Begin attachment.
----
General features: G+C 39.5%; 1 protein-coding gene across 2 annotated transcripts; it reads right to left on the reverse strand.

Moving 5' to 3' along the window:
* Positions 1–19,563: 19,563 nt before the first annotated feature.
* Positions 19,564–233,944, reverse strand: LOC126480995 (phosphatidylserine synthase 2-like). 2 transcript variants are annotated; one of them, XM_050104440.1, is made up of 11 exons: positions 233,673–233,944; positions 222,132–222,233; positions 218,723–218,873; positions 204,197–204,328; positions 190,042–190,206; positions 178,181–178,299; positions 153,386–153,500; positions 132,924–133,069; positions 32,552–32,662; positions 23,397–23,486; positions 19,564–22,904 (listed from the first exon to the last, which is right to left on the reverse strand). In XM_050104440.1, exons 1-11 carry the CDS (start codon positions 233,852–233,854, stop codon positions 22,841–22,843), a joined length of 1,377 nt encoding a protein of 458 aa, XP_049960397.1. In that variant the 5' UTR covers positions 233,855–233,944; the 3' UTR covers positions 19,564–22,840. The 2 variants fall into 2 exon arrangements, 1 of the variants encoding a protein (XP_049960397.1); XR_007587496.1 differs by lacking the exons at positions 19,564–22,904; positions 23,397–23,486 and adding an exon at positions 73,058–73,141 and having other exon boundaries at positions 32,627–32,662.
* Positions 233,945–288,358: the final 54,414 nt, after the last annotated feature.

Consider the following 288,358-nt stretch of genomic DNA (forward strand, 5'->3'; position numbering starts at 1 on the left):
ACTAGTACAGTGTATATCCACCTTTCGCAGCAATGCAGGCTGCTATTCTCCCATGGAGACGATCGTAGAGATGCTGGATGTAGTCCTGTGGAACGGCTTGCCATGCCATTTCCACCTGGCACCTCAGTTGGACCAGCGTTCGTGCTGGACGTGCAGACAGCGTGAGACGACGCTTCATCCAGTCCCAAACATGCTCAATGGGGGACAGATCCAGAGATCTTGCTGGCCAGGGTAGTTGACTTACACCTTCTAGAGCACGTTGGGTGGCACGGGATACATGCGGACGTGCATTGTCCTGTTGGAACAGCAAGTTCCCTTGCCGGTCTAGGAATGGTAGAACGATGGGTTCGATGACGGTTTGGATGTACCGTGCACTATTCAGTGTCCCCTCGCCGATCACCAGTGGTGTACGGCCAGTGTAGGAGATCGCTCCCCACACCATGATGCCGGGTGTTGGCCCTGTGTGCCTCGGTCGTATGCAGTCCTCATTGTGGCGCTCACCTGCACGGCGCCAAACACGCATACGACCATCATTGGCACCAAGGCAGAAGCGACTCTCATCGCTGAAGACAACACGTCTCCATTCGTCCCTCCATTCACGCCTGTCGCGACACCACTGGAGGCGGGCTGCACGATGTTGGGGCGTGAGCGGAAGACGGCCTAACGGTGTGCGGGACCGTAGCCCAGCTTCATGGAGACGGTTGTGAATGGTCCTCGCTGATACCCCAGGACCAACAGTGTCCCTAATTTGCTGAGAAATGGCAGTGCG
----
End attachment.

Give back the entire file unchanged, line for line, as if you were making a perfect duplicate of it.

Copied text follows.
General features: G+C 39.5%; 1 protein-coding gene across 2 annotated transcripts; it reads right to left on the reverse strand.

Moving 5' to 3' along the window:
* Positions 1–19,563: 19,563 nt before the first annotated feature.
* Positions 19,564–233,944, reverse strand: LOC126480995 (phosphatidylserine synthase 2-like). 2 transcript variants are annotated; one of them, XM_050104440.1, is made up of 11 exons: positions 233,673–233,944; positions 222,132–222,233; positions 218,723–218,873; positions 204,197–204,328; positions 190,042–190,206; positions 178,181–178,299; positions 153,386–153,500; positions 132,924–133,069; positions 32,552–32,662; positions 23,397–23,486; positions 19,564–22,904 (listed from the first exon to the last, which is right to left on the reverse strand). In XM_050104440.1, exons 1-11 carry the CDS (start codon positions 233,852–233,854, stop codon positions 22,841–22,843), a joined length of 1,377 nt encoding a protein of 458 aa, XP_049960397.1. In that variant the 5' UTR covers positions 233,855–233,944; the 3' UTR covers positions 19,564–22,840. The 2 variants fall into 2 exon arrangements, 1 of the variants encoding a protein (XP_049960397.1); XR_007587496.1 differs by lacking the exons at positions 19,564–22,904; positions 23,397–23,486 and adding an exon at positions 73,058–73,141 and having other exon boundaries at positions 32,627–32,662.
* Positions 233,945–288,358: the final 54,414 nt, after the last annotated feature.

Consider the following 288,358-nt stretch of genomic DNA (forward strand, 5'->3'; position numbering starts at 1 on the left):
ACTAGTACAGTGTATATCCACCTTTCGCAGCAATGCAGGCTGCTATTCTCCCATGGAGACGATCGTAGAGATGCTGGATGTAGTCCTGTGGAACGGCTTGCCATGCCATTTCCACCTGGCACCTCAGTTGGACCAGCGTTCGTGCTGGACGTGCAGACAGCGTGAGACGACGCTTCATCCAGTCCCAAACATGCTCAATGGGGGACAGATCCAGAGATCTTGCTGGCCAGGGTAGTTGACTTACACCTTCTAGAGCACGTTGGGTGGCACGGGATACATGCGGACGTGCATTGTCCTGTTGGAACAGCAAGTTCCCTTGCCGGTCTAGGAATGGTAGAACGATGGGTTCGATGACGGTTTGGATGTACCGTGCACTATTCAGTGTCCCCTCGCCGATCACCAGTGGTGTACGGCCAGTGTAGGAGATCGCTCCCCACACCATGATGCCGGGTGTTGGCCCTGTGTGCCTCGGTCGTATGCAGTCCTCATTGTGGCGCTCACCTGCACGGCGCCAAACACGCATACGACCATCATTGGCACCAAGGCAGAAGCGACTCTCATCGCTGAAGACAACACGTCTCCATTCGTCCCTCCATTCACGCCTGTCGCGACACCACTGGAGGCGGGCTGCACGATGTTGGGGCGTGAGCGGAAGACGGCCTAACGGTGTGCGGGACCGTAGCCCAGCTTCATGGAGACGGTTGTGAATGGTCCTCGCTGATACCCCAGGACCAACAGTGTCCCTAATTTGCTGAGAAATGGCAGTGCG